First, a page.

At the same time, since the 1990s, many corporations have set up foundations internally and initiated social contribution activities linked to corporate image enhancement. Unfortunately, these initiatives often do not lead to a major social impact.

  • In the late 1990s, as the concept of corporate social responsibility (CSR) spread, many companies used a portion of their in-house funds for social activities and campaigns.
  • However, most of the CSR activities were focused on social contribution activities that helped improve corporate image, rather than focusing on devising effective solutions to serious social problems. Many companies concluded that food and shelter support projects for the poor are 'easy to implement' and 'have a big effect on improving the investment image'. They focused on funding relief activities and obtaining the necessary video footage to help promote their public image in campaigns to disseminate and enhance their corporate image.
  • Moreover, it is extremely rare for founders to actively sponsor creative activities focused on solving social problems by forming funds with their own money and private holdings, instead of using in-house reserves.

In the early 2000s, CSR activities were concentrated on side projects that were separate from the company's core businesses. These activities, centered on strengthening corporate image, did not lead to a major social impact.

In conclusion, past donations have [1] treated the symptom, not the problem. They significantly contributed to securing the basic livelihoods of the poor, but have not contributed to addressing the core problems that lead to extreme poverty and the loss of human lives.

  • Past donations were focused on providing food and water supplies, but not on solving various social problems such as fighting diseases, strengthening immunity, solving social inequalities, and guaranteeing human rights.
  • In the case of poverty eradication, efforts were focused on providing relief supplies through 'post-treatment.’ However, there is a lack of effort in devising 'proactive responses' like providing vocational education and jobs to support the independence of the poor.
  • Efforts to provide vocational education and jobs to marginalized communities have largely been ignored. Instead, past donations were limited to minimizing social harm, and they ignored underlying problems.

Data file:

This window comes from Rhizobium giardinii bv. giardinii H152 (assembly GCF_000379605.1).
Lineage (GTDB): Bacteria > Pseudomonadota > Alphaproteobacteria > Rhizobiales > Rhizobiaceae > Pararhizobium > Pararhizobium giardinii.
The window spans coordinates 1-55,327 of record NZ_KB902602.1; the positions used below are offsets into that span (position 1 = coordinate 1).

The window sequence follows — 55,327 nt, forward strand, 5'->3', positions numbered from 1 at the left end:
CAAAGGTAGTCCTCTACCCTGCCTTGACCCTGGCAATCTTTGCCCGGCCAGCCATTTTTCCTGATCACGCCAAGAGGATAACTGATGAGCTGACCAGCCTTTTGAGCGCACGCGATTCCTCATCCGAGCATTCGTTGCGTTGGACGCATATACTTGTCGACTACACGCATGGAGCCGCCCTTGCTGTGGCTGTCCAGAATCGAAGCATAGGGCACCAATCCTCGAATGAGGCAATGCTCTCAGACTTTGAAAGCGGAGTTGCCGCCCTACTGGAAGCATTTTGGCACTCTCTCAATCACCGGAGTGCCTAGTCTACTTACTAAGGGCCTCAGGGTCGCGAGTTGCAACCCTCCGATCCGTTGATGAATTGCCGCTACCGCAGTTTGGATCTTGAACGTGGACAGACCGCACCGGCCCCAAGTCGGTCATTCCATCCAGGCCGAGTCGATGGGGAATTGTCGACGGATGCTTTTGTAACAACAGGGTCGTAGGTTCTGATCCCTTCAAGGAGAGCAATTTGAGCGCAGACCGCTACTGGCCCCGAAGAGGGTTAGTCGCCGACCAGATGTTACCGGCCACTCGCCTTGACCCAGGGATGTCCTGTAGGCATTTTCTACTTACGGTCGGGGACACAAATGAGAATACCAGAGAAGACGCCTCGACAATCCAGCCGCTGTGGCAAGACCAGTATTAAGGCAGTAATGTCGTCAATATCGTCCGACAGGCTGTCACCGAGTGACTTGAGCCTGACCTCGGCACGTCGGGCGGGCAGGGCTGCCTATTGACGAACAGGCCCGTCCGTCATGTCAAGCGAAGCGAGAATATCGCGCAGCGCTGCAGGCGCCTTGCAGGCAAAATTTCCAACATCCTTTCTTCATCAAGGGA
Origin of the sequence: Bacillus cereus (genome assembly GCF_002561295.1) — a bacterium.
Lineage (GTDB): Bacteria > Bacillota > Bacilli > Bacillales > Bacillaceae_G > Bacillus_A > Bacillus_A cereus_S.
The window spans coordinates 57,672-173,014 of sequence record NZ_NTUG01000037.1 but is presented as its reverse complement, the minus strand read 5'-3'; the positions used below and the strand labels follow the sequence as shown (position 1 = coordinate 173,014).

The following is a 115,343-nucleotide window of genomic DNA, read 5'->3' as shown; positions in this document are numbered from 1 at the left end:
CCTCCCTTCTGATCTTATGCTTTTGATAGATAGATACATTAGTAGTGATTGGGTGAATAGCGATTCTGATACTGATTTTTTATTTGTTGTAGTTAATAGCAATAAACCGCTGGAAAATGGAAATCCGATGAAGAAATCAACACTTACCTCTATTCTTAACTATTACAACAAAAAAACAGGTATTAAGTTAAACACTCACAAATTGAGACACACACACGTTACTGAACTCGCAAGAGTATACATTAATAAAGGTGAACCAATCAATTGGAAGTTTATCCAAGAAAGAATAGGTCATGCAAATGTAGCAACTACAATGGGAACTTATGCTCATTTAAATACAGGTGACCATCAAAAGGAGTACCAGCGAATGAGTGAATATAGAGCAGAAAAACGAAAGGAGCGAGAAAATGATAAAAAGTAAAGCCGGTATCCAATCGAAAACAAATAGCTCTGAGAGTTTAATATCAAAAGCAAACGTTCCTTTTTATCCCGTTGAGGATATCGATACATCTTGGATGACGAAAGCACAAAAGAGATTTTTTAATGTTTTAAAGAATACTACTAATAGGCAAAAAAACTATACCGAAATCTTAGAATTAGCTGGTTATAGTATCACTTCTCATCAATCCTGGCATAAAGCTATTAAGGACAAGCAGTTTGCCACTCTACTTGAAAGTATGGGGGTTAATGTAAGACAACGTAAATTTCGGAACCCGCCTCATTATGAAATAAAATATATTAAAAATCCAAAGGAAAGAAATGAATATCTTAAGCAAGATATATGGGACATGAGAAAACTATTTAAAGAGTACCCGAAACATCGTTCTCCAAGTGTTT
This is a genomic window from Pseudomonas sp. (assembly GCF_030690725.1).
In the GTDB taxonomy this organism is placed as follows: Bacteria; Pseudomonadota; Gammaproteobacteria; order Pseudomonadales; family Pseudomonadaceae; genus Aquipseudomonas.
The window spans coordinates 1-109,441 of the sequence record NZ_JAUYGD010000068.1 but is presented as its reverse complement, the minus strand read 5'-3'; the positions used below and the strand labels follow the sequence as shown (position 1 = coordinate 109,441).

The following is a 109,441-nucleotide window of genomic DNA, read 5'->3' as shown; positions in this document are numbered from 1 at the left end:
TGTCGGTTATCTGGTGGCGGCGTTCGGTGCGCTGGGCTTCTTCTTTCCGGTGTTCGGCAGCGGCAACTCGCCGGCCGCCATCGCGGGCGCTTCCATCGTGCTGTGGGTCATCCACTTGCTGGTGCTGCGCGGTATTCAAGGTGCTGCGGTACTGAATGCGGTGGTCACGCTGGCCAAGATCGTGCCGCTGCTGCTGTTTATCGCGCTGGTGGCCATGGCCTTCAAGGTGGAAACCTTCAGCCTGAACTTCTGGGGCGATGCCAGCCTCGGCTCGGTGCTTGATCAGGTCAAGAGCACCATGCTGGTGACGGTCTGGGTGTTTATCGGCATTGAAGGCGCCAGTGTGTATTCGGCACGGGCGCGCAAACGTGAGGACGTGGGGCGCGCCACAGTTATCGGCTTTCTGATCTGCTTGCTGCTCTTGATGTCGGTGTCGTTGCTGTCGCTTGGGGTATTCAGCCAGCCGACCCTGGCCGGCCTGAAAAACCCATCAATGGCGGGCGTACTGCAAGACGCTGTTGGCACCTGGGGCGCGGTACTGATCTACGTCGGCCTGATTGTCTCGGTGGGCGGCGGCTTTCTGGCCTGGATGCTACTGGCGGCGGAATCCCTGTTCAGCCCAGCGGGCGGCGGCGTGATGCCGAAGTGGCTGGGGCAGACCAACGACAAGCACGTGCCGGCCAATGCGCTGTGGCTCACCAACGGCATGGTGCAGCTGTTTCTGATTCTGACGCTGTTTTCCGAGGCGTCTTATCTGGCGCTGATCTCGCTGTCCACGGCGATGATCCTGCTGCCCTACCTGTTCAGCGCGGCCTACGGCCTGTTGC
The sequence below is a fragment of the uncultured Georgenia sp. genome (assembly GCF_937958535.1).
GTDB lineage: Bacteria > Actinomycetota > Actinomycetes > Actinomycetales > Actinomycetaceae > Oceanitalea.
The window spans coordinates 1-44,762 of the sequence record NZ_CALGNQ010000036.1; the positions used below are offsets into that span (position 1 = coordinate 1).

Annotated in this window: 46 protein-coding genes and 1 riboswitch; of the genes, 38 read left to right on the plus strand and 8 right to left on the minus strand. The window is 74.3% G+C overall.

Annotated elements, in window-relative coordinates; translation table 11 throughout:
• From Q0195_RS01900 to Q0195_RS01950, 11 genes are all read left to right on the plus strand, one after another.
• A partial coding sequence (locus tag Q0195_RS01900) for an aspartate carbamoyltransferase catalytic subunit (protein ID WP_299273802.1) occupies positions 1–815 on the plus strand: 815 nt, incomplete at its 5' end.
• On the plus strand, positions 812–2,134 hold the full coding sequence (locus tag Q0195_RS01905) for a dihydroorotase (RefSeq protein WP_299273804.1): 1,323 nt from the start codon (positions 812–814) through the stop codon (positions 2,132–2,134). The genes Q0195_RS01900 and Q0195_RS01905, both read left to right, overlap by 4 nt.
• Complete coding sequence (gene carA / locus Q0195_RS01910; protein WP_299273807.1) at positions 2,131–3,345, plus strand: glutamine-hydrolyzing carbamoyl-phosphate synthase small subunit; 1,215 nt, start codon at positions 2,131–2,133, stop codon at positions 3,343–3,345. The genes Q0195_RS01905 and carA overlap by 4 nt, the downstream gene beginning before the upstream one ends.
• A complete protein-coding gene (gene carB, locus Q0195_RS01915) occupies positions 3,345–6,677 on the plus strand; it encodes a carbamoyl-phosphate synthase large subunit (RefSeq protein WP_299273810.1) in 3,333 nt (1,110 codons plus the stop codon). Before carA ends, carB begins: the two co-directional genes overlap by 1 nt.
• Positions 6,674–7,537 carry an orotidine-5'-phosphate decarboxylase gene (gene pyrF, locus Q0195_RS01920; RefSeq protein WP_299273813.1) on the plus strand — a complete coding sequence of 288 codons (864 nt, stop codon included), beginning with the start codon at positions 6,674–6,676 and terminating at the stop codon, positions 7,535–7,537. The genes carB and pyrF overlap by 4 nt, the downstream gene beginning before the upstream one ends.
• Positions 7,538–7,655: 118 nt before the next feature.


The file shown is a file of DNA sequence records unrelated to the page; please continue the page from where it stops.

Past donations were limited to the role of minimizing social harm and side effects, not solving social problems.

III. Three principles of philanthropy led by US entrepreneurs and investors

However, recent donations from prominent entrepreneurs / investors in the US have shown the potential to overcome the past limitations.

  • They contribute their time, passion, energy, and problem-solving power to solving specific social issues, on top of donating 90% of their own wealth, collectively worth trillions of dollars.
  • As a result, donations are linked not only to relief activities but also to the various problems of the poor (illness, immunity, education, human rights, etc.). Their donations go towards finding effective solutions to core humanitarian issues and poverty.
  • Efforts to solve social problems by global entrepreneurs / investors have [2] garnered the world's attention and positively influenced younger generations, resulting in numerous social ventures and an influx of young people into the social sector.

The first principle is that the donors are not simply donating money to relief organizations, but also making sure that these funds are used in ways that directly tackle social problems.

  • The first type of giving is monetary donation. They donate their collected assets (cash, stocks, etc.) to foundations / charities and use them to enact positive social change. A key thing to note is that the [3] new breed of donors focus their attention on ensuring their donations are not used to sustain ineffective public corporations that allocate donations inefficiently and have little impact. For example, the Bill & Melinda Gates Foundation has specifically defined 20 social issues they want to focus on. They are also investing in various social ventures as well as public organizations. In fact, many social ventures in the US are offering socially-oriented services that receive funding from the Bill Gates Foundation (e.g., the Khan Academy, which offers free math education around the world)

The second principle is that corporate social responsibility initiatives are becoming one of the top priority projects for companies, rather than just a peripheral activity.

  • The second type of donation is that "service itself is a donation". One of Facebook's agendas is to provide satellite free-to-air internet to Africa. Elon Musk's business agenda is to address the social problem of global warming by developing cars that do not emit carbon. One of Uber's agendas is to expand vehicle sharing and reduce the number of cars on the planet and reduce both traffic problems and global warming. These companies are incorporating social values into the companies’ main business models.